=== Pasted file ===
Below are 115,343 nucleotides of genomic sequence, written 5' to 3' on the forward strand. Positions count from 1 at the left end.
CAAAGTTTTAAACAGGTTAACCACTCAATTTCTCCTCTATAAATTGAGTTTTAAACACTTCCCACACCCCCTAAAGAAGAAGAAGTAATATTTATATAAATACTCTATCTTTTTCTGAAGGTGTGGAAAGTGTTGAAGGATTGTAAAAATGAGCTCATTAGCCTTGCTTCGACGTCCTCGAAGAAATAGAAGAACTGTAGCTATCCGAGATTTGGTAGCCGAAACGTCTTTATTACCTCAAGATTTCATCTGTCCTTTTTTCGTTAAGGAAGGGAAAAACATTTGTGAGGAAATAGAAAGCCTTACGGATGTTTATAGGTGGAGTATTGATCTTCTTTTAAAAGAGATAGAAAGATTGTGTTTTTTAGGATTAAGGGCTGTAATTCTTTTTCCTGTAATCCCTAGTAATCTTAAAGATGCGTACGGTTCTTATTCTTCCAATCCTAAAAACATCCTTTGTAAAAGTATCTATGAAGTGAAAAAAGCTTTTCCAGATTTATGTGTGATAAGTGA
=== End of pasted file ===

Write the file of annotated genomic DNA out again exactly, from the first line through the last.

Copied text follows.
Below are 115,343 nucleotides of genomic sequence, written 5' to 3' on the forward strand. Positions count from 1 at the left end.
CAAAGTTTTAAACAGGTTAACCACTCAATTTCTCCTCTATAAATTGAGTTTTAAACACTTCCCACACCCCCTAAAGAAGAAGAAGTAATATTTATATAAATACTCTATCTTTTTCTGAAGGTGTGGAAAGTGTTGAAGGATTGTAAAAATGAGCTCATTAGCCTTGCTTCGACGTCCTCGAAGAAATAGAAGAACTGTAGCTATCCGAGATTTGGTAGCCGAAACGTCTTTATTACCTCAAGATTTCATCTGTCCTTTTTTCGTTAAGGAAGGGAAAAACATTTGTGAGGAAATAGAAAGCCTTACGGATGTTTATAGGTGGAGTATTGATCTTCTTTTAAAAGAGATAGAAAGATTGTGTTTTTTAGGATTAAGGGCTGTAATTCTTTTTCCTGTAATCCCTAGTAATCTTAAAGATGCGTACGGTTCTTATTCTTCCAATCCTAAAAACATCCTTTGTAAAAGTATCTATGAAGTGAAAAAAGCTTTTCCAGATTTATGTGTGATAAGTGA